Rufus Sewell stars as a maverick – ie bent – copper who stages a robbery with help from safe-cracker Toby Stephens and crime lord Gabriel Byrne in a London-set crime thriller story that closely recalls the earlier 2013 release Welcome to the Punch. It’s just one of those strange coincidences you get quite often in the movies. They were planned and made simultaneously and I’m sure didn’t know about each other at all. Weirdly, there are two movies about assaults on the White House this year too – Olympus Has Fallen and White House Down.
Made on a lower budget than the James McAvoy Welcome to the Punch movie, writer-director George Isaac’s first film stands up well against it. Admittedly it’s not perfect, but All Things to All Men is still a pretty slick, fast-moving and atmospheric crime thriller, lensed quite stylishly and very effectively on some of the capital’s more interesting non-tourist spots to suggest the way of life here in 2013.
The eye-catching photography by Howard Atherton really captures the flavour of living, and working, and indeed enjoying the crime business from both sides in our mean streets. This gives the film texture and makes London one of the bright stars of the movie.
Never afraid to kill off characters, it is gritty entertainment that manages fresh riffs on old situations, thanks to half a dozen fine Brit actors on excellent form, one ace nail-biting car chase and that brilliant location work throughout the capital, ending up with a lethal showdown at the old Battersea Power Station.
Sewell, Stephens and Byrne slip comfortably in their characters like they’re putting on sleek old leather gloves. They have nicely written roles and actors as seasoned as these don’t mess this up. And there’s good work all round from Terence Maynard as another rogue cop, James Frain as the Attorney General, David Schofield as the Police Commissioner and Julian Sands as Byrne’s henchman. I said it’s strongly cast and the actors here are much better used than the Welcome to the Punch lot.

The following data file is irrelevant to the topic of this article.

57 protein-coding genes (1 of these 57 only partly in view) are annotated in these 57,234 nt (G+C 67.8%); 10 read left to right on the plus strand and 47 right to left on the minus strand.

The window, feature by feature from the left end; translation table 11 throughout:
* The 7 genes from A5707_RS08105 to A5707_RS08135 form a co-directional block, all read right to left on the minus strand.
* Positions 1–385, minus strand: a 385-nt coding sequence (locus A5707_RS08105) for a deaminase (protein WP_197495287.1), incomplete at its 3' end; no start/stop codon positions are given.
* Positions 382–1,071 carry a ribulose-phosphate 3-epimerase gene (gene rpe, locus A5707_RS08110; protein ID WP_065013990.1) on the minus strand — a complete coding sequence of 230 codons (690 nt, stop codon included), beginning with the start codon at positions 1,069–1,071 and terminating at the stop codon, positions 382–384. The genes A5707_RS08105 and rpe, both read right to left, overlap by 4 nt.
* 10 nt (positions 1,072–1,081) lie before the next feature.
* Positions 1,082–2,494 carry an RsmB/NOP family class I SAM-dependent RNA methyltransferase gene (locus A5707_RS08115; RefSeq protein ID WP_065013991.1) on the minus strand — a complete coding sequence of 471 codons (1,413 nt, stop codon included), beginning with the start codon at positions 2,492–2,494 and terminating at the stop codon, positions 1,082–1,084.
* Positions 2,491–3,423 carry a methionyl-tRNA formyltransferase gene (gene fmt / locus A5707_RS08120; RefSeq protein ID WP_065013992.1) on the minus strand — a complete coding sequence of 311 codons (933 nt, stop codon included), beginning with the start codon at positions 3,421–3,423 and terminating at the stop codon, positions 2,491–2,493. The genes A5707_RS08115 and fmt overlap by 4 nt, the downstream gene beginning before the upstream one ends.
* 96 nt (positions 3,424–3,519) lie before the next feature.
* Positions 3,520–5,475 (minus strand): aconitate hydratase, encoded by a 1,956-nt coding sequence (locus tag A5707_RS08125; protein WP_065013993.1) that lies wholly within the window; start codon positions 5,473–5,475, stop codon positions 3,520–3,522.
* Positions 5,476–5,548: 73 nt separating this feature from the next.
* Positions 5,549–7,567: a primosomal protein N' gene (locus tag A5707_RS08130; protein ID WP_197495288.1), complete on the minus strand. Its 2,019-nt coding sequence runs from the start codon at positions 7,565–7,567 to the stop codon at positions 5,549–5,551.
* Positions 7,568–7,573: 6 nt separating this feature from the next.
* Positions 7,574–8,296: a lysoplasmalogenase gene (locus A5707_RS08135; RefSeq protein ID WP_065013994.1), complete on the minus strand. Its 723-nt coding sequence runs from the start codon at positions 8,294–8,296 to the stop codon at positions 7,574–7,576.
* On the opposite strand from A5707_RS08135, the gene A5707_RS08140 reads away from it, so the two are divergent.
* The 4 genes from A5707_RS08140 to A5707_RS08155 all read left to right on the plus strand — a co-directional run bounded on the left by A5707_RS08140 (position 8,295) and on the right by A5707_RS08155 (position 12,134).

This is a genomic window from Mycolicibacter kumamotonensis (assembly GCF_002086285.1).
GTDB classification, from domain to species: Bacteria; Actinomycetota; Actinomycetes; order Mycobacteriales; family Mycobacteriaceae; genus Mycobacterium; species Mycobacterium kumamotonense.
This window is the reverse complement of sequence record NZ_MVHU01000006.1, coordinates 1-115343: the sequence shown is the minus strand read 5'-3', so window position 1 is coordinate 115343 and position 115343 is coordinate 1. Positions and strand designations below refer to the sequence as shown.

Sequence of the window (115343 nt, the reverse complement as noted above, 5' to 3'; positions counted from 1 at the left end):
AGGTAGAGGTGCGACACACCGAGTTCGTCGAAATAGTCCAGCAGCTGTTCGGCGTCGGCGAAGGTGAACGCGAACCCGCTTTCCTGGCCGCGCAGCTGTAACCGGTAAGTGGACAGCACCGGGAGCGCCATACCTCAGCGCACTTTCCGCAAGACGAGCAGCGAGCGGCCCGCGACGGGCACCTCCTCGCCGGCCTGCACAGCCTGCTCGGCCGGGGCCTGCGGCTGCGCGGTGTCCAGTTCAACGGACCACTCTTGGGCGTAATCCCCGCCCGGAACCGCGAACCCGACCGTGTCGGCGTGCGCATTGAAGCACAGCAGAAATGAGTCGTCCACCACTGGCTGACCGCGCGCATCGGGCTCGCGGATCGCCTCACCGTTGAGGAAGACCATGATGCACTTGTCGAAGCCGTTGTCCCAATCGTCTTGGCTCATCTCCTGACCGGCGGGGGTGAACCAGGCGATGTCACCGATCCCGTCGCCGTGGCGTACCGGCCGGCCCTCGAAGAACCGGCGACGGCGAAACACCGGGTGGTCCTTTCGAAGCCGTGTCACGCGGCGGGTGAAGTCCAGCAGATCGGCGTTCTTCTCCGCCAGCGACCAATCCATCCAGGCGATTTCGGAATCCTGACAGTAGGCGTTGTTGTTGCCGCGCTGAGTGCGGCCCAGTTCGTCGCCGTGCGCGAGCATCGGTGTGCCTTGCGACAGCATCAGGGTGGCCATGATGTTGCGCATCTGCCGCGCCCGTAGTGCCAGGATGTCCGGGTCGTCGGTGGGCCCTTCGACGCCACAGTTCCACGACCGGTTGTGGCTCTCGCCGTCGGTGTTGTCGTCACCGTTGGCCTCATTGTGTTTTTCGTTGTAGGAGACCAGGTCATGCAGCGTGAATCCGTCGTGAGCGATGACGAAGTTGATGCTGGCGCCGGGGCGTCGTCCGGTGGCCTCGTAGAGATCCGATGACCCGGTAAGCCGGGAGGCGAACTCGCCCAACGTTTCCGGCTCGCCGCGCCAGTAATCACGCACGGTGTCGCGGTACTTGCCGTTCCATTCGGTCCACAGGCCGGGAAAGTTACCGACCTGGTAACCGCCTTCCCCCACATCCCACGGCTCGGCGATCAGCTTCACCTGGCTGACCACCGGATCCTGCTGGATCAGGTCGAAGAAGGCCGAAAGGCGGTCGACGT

The plot? Well, it’s no better than Welcome to the Punch’s, but this time I like it more.
If the Internet is to be believed, and of course it always is, the movie’s budget was £3million and they have got a lot of value from that, all there up on screen. Then again, Welcome to the Punch’s was twice that at around £6million, and they got pretty good value too. Brit movies of this kind of cost stand a good chance of getting their money back, especially when supported by good advertising/marketing campaigns, which these are. So, good.
Just a thought though. When I went to see Cheerful Weather for the Wedding this year, I happened to be sitting next to one of the writers. He proudly (but mistakenly, I think) revealed that the film had been made on a shoestring, and that the public had been asked to invest in the movie in return for being an extra on screen, having their names on the end credits and bagging a couple of tickets to the premiere.
This writer surprised me by asking me if critics made allowances for the budgets of films. First response was of course not. (Anyway Cheerful Weather was so well made that I’d have had no idea it was so low budget.) But later I thought, well you do a little, but sub-consciously. You don’t expect All Things to All Men to look as great, or have as awesome action sequences, or have as big stars as a $100 million American thriller. But then you do hope they’ll use their micro budgets to maximum effect. And All Things to All Men kind of does.
It is called The Deadly Game when aired on Sky.
© Derek Winnert 2013 Movie Review
Check out more reviews on http://derekwinnert